You may never have heard of a tiny, southwest Pacific island group called Vanuatu that was once known as New Hebrides and became an independent nation in 1980, with a population of just 115,000. But then you probably don't own a shipping company either. If you did, you would know that Vanuatu has joined Liberia, Panama, the Bahamas and a few other countries that for years have been selling "flags of convenience," which, along with drastic cuts in U.S.
BUSINESS
April 7, 1990
The new trade accord announced Thursday is a landmark move to reduce the $49-billion U.S. trade deficit with Japan. Or it's not. It depends on whom you ask: * "I think this accord will make a difference and continue what has already been a process of Japanese liberalization," said William Cline, a senior fellow at the Institute for International Economics in Washington. "I think it could have a measurable impact." * "I think it's much ado about not very much," said Clyde V. Prestowitz Jr.
BUSINESS
January 27, 1994 | EVAN RAMSTAD, ASSOCIATED PRESS
Nearly 21 years after starting Federal Express Corp., Frederick W. Smith thinks the computer has become as important as his first love, the plane. "Oh, absolutely, perhaps even more important," Smith said. The company that invented airborne overnight shipping boasts of its computerized information services more than its transportation might these days. The reason is that for hundreds of businesses, the information Federal Express provides about shipment and distribution has tremendous value.
NEWS
June 25, 1988 | Times Wire Services
A cold front brought record cool temperatures to the sweltering Northeast on Friday and rain fell in parts of the parched upper Midwest, but hot, dry weather elsewhere continued to wither crops. It was the eighth straight day of 100-degree heat over the central part of the nation. Three days of dredging the Mississippi River at Memphis, Tenn., ended Friday afternoon, allowing officials to reopen the waterway and free an estimated 1,100 barges to resume their sluggish pace.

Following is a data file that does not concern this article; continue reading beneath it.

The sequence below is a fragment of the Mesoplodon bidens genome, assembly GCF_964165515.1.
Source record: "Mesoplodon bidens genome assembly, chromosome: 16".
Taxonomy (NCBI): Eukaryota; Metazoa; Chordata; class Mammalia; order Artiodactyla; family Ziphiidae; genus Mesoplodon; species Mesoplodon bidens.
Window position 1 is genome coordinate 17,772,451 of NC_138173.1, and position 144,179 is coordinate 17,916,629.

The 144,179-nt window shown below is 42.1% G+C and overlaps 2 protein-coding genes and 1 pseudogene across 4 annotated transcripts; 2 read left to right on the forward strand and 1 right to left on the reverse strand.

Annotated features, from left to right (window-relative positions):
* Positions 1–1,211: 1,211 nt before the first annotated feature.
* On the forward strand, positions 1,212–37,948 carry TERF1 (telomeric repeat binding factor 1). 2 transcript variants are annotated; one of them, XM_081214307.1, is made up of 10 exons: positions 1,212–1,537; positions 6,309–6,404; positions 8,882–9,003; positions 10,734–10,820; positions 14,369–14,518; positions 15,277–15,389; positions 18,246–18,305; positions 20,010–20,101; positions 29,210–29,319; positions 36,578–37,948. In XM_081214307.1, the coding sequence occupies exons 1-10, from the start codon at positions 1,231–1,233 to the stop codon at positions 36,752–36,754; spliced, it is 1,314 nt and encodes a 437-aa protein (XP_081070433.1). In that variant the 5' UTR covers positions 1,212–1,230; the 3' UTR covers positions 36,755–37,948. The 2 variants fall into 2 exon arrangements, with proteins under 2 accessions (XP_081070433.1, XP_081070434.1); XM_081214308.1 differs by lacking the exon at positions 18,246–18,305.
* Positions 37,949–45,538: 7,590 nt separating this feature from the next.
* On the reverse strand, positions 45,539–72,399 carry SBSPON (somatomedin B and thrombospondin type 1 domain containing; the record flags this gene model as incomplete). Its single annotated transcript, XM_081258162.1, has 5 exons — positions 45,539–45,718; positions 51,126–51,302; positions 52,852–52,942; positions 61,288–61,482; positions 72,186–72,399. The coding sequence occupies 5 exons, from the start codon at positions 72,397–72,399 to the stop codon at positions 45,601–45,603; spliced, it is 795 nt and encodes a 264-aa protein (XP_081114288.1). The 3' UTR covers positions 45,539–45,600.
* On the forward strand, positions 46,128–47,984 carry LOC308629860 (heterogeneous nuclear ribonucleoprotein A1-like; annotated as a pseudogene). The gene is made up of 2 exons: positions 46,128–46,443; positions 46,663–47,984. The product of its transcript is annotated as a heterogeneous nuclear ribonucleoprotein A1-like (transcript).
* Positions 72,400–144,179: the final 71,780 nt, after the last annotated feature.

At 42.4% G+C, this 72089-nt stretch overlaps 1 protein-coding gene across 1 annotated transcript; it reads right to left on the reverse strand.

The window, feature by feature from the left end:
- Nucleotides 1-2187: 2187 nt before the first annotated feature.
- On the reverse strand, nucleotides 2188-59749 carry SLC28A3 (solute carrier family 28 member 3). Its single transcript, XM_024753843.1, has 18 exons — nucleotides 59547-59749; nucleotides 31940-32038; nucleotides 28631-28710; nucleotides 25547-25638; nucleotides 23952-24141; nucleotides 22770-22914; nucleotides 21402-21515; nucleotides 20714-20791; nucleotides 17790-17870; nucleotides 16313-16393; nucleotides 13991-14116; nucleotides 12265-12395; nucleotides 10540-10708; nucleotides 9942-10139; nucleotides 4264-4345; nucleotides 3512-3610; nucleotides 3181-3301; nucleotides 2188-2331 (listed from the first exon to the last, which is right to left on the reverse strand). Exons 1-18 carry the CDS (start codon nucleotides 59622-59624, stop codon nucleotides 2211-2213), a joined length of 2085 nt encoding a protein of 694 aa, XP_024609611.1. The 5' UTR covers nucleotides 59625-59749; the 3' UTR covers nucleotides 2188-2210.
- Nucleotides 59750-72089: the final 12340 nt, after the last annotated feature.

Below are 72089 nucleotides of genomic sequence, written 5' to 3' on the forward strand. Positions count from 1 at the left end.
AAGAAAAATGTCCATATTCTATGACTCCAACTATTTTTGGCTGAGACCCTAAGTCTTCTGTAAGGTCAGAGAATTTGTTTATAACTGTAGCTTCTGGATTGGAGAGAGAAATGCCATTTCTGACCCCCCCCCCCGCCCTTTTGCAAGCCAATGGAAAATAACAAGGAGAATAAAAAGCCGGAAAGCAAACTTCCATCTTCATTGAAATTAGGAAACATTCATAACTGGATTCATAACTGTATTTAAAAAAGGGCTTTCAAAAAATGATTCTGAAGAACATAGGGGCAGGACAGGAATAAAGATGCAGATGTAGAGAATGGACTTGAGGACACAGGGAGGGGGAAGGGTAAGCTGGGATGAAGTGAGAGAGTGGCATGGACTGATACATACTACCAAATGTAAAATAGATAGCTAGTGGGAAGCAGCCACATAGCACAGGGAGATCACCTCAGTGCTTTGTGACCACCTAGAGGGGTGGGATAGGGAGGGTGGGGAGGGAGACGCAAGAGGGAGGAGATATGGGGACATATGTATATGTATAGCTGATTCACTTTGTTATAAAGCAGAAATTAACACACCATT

BUSINESS
June 1, 1994 | From Times Wire Services
A move to lift a ban on oil exports from Alaska got tentative support from the secretary of energy Tuesday, but an aide to U.S. Sen. Patty Murray said the ban would stand if challenged on the Senate floor. Murray (D-Wash.) is fighting to make the ban permanent. Under current law, oil from Alaska's North Slope must be sold in the United States, a condition imposed when the trans-Alaskan pipeline was approved by Congress in the 1970s.
BUSINESS
May 31, 1994 | From Times Staff and Wire Reports
BP Says Shipping Unions Agree on Export Deal: British Petroleum Co. has reached a deal aimed at winning support of key U.S. maritime unions toward lifting a ban on Alaskan oil exports, the company said. In exchange, BP said it has agreed to use U.S. ships and crews to transport oil to foreign markets if the ban is lifted. Law requires that cargoes transported from one U.S. port to another move on U.S. ships, but no such law applies for goods moving out of the country.
BUSINESS
January 27, 1994 | EVAN RAMSTAD, ASSOCIATED PRESS
Nearly 21 years after starting Federal Express Corp., Frederick W. Smith thinks the computer has become as important as his first love, the plane. "Oh, absolutely, perhaps even more important," Smith said. The company that invented airborne overnight shipping boasts of its computerized information services more than its transportation might these days. The reason is that for hundreds of businesses, the information Federal Express provides about shipment and distribution has tremendous value.